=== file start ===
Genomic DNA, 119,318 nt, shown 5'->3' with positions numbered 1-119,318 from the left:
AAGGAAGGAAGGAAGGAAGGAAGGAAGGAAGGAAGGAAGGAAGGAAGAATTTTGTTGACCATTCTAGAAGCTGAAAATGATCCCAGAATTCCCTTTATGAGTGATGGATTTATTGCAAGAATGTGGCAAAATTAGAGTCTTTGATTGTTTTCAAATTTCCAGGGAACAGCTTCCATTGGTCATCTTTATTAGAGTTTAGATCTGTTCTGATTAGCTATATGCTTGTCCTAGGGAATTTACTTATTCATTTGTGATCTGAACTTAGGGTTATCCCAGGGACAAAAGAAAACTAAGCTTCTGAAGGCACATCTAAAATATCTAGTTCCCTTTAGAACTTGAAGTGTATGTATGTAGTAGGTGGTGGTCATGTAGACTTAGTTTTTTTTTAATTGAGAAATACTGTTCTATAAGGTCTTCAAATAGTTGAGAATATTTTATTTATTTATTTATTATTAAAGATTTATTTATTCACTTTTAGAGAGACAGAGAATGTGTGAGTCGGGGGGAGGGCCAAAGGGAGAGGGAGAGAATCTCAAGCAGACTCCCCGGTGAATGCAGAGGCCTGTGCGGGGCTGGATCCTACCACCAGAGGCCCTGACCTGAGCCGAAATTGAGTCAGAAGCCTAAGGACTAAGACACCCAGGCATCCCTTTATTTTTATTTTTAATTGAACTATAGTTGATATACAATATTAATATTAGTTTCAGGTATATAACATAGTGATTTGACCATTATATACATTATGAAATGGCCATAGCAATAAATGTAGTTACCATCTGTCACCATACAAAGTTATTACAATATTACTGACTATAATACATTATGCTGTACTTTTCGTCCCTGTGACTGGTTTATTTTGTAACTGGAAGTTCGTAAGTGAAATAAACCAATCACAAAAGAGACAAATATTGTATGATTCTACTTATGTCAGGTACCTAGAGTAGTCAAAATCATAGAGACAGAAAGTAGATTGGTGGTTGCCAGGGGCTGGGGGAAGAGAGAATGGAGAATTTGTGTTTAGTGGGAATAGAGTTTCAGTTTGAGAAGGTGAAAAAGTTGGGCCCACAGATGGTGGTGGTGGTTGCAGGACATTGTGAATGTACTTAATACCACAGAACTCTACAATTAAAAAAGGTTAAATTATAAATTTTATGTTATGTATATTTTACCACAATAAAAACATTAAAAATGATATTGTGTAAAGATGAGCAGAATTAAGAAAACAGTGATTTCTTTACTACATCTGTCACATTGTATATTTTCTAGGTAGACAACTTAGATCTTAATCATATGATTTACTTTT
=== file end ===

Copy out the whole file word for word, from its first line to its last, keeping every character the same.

Genomic DNA, 119,318 nt, shown 5'->3' with positions numbered 1-119,318 from the left:
AAGGAAGGAAGGAAGGAAGGAAGGAAGGAAGGAAGGAAGGAAGGAAGAATTTTGTTGACCATTCTAGAAGCTGAAAATGATCCCAGAATTCCCTTTATGAGTGATGGATTTATTGCAAGAATGTGGCAAAATTAGAGTCTTTGATTGTTTTCAAATTTCCAGGGAACAGCTTCCATTGGTCATCTTTATTAGAGTTTAGATCTGTTCTGATTAGCTATATGCTTGTCCTAGGGAATTTACTTATTCATTTGTGATCTGAACTTAGGGTTATCCCAGGGACAAAAGAAAACTAAGCTTCTGAAGGCACATCTAAAATATCTAGTTCCCTTTAGAACTTGAAGTGTATGTATGTAGTAGGTGGTGGTCATGTAGACTTAGTTTTTTTTTAATTGAGAAATACTGTTCTATAAGGTCTTCAAATAGTTGAGAATATTTTATTTATTTATTTATTATTAAAGATTTATTTATTCACTTTTAGAGAGACAGAGAATGTGTGAGTCGGGGGGAGGGCCAAAGGGAGAGGGAGAGAATCTCAAGCAGACTCCCCGGTGAATGCAGAGGCCTGTGCGGGGCTGGATCCTACCACCAGAGGCCCTGACCTGAGCCGAAATTGAGTCAGAAGCCTAAGGACTAAGACACCCAGGCATCCCTTTATTTTTATTTTTAATTGAACTATAGTTGATATACAATATTAATATTAGTTTCAGGTATATAACATAGTGATTTGACCATTATATACATTATGAAATGGCCATAGCAATAAATGTAGTTACCATCTGTCACCATACAAAGTTATTACAATATTACTGACTATAATACATTATGCTGTACTTTTCGTCCCTGTGACTGGTTTATTTTGTAACTGGAAGTTCGTAAGTGAAATAAACCAATCACAAAAGAGACAAATATTGTATGATTCTACTTATGTCAGGTACCTAGAGTAGTCAAAATCATAGAGACAGAAAGTAGATTGGTGGTTGCCAGGGGCTGGGGGAAGAGAGAATGGAGAATTTGTGTTTAGTGGGAATAGAGTTTCAGTTTGAGAAGGTGAAAAAGTTGGGCCCACAGATGGTGGTGGTGGTTGCAGGACATTGTGAATGTACTTAATACCACAGAACTCTACAATTAAAAAAGGTTAAATTATAAATTTTATGTTATGTATATTTTACCACAATAAAAACATTAAAAATGATATTGTGTAAAGATGAGCAGAATTAAGAAAACAGTGATTTCTTTACTACATCTGTCACATTGTATATTTTCTAGGTAGACAACTTAGATCTTAATCATATGATTTACTTTT